Jan 31 2007

Linux falling short

Published by at 11:59 am under Tech

Last year when I put a computer together for TJ to use, I just used some spare parts laying around and a decent computer I had received. In fact, the only purchased part was a wireless PCI nic so it could get on the internet without me running copper. One of those pieces was a 14″ Gateway monitor that I had gotten from a tech support call center I worked at back in the day. It worked and was sufficient for the amount he was using it. For the few times I’ve tried to show him something, I keep realizing just how inferior it is to have any computer that can’t display at least a resolution of 1280 x 1024, but with the 14″ screen, we were limited to 1024 x 768. I bothered me to no end. So I trolled on the local LUG mailing list about a new monitor. I knew I would be able to get something. Found one. I got a free 17″ Dell from one of my coworkers, actually.

This is where linux is still falling short. Every time I keep thinking it’s getting to be “ready for primetime”, I run into an issue like this. I hook up the monitor and it works – but I am unable to change the resolution to anything higher than the restriction I had with the 14″ monitor. Since I’m waiting for the day when I can honestly make a good argument that desktop linux is feasible, I try and do as much as I can through the means that an average user would. I could go in and edit the X11.conf file, but 1. an average user would be put off by doing that and rightly so cause 2. editing that file sucks ass. So I look though all the settings that ubuntu provides ( I have the edubuntu variant installed ), but I’m unable to find any way of reconfiguring the monitor or changing the config in any way.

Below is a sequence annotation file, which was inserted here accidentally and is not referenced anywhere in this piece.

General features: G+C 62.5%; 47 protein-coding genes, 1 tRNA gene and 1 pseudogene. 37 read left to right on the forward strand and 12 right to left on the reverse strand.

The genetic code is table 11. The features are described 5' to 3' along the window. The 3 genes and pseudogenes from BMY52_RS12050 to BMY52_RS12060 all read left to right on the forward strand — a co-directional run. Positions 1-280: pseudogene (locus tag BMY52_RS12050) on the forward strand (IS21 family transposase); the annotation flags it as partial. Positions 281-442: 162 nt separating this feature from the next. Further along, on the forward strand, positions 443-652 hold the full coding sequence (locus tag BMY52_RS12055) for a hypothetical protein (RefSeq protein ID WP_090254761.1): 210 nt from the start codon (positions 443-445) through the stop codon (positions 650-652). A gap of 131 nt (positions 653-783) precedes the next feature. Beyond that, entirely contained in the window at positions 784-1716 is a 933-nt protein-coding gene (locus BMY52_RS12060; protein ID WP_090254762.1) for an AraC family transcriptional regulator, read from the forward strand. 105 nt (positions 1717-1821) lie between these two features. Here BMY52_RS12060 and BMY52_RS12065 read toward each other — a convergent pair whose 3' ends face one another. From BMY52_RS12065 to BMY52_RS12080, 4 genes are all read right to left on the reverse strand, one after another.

Here comes the good news. Since the linux and open source community is such a powerful resource, it didn’t take me long to find what I needed. But again, it wasn’t a solution the average user would want to use. I ended up running the sudo dpkg-reconfigure xserver-xorg and go through the setup in the terminal window I had open. This wasn’t the smoothest process in the world either since it took me through an entire xorg config which included redoing the config for the video card, mouse and keyboard all before I even got to the monitor section. Fortunately, the defaults were all fine and it was a click-next-fest. That is, of course, until I got to the monitor options. It correctly picked up the monitor, but for some reason, couldn’t determine the screen resolutions that were compatible. So I looked up to make sure it supported 1280 x 1024, and clicked the setting. Configuration done. I could have tested out to see if the new resolution was available, but I’m used to restarting services. I ended up pressing Ctrl+Alt+Backspace to restart the xserver before I even thought much about it. When the login screen popped up again, I was pleasantly surprised to see it defaulted to the highest resolution available, so I didn’t even have to go back in and change it. So, I got it to work, and everything was fine and I have to say situations are improving, but these aren’t steps you can expect a normal user to have to try and fumble through.

Someday I will be able to say it’s ready, but that day isn’t today.

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5 responses so far